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Enhancing Interpretation of Learned Concepts Through an Online Tensile Strength Simulation

[+] Author Affiliations
Brian J. Seely, Karl M. Kapp

Bloomsburg University, Bloomsburg, PA

Larraine A. Kapka, Steven Wendel

Sinclair Community College, Dayton, OH

Paper No. IMECE2017-70445, pp. V005T06A016; 10 pages
  • ASME 2017 International Mechanical Engineering Congress and Exposition
  • Volume 5: Education and Globalization
  • Tampa, Florida, USA, November 3–9, 2017
  • Conference Sponsors: ASME
  • ISBN: 978-0-7918-5840-0
  • Copyright © 2017 by ASME


This NSF funded project was a collaborative research effort that focused on the development and implementation of an open source, online virtual tensile strength testing simulation. The simulation was designed to emphasize the equations used as part of tensile testing rather than solely on the use of the tensile testing equipment. The resulting simulator was utilized by engineering technology and engineering students in higher education as well as pre-engineering high school students in the Project Lead The Way network. The research tested whether or not an online learning simulation can be effective for tensile testing instruction. The developed simulation was designed to focus on and exploit concepts to enhance student ability of interpreting the resultant stress-strain curve by applying mathematical concepts of graphing, predicting and applied knowledge of material properties. Further, the open source tool was developed with a prepare, practice, perform framework allowing students with different knowledge sets to choose the most appropriate level of scaffolding to match their comfort level, enhancing self-efficacy. Analysis of the gathered results of each learner for the pre- and post-test showed a significant improvement after the experience, the pre-test mean score was 53.16 points, while the post-test mean was 72.42 (out of 80), suggesting the online learning simulation had a positive effect on learning. This project has since expanded tensile testing to include hardness and impact testing. Final results will be presented for all three testing methods using both high school and college students as test subjects comparing pre- and post-test results.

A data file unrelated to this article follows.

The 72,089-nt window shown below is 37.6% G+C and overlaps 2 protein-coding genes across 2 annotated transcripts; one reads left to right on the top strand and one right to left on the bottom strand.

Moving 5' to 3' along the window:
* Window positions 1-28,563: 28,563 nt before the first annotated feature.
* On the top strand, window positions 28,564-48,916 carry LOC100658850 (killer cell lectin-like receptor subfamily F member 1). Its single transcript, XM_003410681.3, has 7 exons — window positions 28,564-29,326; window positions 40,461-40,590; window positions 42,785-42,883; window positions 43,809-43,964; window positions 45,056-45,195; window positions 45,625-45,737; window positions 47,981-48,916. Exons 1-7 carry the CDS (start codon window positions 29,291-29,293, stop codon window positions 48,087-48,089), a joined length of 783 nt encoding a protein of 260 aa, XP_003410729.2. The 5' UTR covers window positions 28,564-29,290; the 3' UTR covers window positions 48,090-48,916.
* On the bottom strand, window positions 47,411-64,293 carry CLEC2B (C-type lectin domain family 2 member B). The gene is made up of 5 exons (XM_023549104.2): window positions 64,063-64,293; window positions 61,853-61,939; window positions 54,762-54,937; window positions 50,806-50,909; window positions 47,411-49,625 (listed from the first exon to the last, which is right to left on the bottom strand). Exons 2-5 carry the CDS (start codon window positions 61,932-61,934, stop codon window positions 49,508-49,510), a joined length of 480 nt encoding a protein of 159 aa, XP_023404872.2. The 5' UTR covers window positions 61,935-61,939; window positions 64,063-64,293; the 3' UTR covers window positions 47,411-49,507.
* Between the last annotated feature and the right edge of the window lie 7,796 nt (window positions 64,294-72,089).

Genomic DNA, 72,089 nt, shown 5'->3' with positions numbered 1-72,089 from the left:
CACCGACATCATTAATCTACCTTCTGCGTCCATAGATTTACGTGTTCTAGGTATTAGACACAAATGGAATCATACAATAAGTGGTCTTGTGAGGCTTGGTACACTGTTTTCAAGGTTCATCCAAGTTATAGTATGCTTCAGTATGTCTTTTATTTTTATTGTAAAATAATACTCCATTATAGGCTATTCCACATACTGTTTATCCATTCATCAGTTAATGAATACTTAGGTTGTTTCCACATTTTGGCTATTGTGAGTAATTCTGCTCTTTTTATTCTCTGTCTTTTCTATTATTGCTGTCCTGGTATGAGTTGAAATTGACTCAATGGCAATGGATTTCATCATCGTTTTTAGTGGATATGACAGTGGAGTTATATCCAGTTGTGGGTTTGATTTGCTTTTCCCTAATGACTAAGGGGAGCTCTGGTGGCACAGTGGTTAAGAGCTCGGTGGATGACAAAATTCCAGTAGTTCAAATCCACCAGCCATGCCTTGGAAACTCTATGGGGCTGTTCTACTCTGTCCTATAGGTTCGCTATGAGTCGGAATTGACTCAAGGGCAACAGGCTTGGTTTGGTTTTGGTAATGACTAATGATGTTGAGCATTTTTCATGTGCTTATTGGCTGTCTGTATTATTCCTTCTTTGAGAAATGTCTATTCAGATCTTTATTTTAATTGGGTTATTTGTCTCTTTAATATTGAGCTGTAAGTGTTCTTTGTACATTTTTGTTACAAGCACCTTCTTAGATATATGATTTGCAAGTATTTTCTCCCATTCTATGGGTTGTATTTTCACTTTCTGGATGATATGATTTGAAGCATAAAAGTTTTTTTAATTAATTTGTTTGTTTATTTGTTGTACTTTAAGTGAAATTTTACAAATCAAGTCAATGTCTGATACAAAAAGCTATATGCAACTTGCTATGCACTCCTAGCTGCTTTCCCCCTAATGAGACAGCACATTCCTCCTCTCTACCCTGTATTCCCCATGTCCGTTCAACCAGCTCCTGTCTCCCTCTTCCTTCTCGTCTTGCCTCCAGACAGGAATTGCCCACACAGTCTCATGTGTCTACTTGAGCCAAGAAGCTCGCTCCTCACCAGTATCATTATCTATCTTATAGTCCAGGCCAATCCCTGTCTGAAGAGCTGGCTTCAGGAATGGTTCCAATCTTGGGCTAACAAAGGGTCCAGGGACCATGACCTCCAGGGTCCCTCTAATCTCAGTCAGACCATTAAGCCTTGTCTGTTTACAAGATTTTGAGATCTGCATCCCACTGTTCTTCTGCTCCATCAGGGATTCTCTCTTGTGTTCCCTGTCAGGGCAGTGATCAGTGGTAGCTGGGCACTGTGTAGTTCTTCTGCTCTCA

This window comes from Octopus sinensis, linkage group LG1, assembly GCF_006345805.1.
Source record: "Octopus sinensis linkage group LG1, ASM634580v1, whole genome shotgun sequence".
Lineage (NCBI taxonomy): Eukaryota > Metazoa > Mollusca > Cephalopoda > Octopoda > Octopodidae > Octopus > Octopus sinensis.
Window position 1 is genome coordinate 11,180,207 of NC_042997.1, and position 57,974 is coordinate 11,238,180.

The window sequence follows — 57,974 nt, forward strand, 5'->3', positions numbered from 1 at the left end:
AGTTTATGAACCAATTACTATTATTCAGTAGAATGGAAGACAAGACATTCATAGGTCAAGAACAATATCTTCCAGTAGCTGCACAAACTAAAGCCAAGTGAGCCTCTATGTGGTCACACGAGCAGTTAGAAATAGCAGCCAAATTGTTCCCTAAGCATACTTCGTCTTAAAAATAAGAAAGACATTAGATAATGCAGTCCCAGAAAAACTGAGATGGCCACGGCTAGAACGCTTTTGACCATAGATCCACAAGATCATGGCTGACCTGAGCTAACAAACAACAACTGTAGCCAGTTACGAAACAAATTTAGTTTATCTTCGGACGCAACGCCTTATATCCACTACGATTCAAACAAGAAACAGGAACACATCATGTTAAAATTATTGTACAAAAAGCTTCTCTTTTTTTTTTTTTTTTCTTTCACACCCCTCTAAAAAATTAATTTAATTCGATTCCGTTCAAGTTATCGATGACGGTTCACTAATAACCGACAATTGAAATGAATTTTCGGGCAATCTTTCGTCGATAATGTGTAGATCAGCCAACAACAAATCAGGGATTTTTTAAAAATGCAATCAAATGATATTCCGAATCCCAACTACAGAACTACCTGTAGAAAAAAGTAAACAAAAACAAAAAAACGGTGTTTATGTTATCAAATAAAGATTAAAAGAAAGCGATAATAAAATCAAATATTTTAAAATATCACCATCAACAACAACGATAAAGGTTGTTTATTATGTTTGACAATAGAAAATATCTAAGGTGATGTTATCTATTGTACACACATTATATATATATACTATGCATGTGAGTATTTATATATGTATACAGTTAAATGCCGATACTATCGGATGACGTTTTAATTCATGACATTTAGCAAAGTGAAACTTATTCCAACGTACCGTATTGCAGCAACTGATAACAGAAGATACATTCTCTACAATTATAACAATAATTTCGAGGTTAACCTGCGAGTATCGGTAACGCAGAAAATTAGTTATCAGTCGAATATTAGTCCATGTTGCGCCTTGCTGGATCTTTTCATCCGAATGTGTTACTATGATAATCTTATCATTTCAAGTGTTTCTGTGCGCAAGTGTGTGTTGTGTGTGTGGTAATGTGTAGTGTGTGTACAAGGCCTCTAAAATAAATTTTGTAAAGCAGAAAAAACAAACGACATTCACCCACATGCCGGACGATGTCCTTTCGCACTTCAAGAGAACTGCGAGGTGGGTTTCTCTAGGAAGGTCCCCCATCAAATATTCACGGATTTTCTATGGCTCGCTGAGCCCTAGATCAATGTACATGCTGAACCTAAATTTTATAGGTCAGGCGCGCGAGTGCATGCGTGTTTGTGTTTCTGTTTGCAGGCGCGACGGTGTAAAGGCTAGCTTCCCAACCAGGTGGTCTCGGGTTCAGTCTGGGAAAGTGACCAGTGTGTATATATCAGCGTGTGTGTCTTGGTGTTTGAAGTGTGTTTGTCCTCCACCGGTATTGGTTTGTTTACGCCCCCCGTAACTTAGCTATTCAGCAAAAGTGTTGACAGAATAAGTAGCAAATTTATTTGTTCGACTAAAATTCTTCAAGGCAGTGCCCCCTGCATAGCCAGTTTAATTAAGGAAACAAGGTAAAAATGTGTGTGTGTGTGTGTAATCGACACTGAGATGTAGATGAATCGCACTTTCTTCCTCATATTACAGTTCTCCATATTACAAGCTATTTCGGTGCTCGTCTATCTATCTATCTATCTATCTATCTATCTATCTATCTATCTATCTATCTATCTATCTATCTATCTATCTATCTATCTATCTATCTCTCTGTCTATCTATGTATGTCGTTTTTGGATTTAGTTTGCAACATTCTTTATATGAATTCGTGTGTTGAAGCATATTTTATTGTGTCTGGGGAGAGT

Copyright © 2017 by ASME



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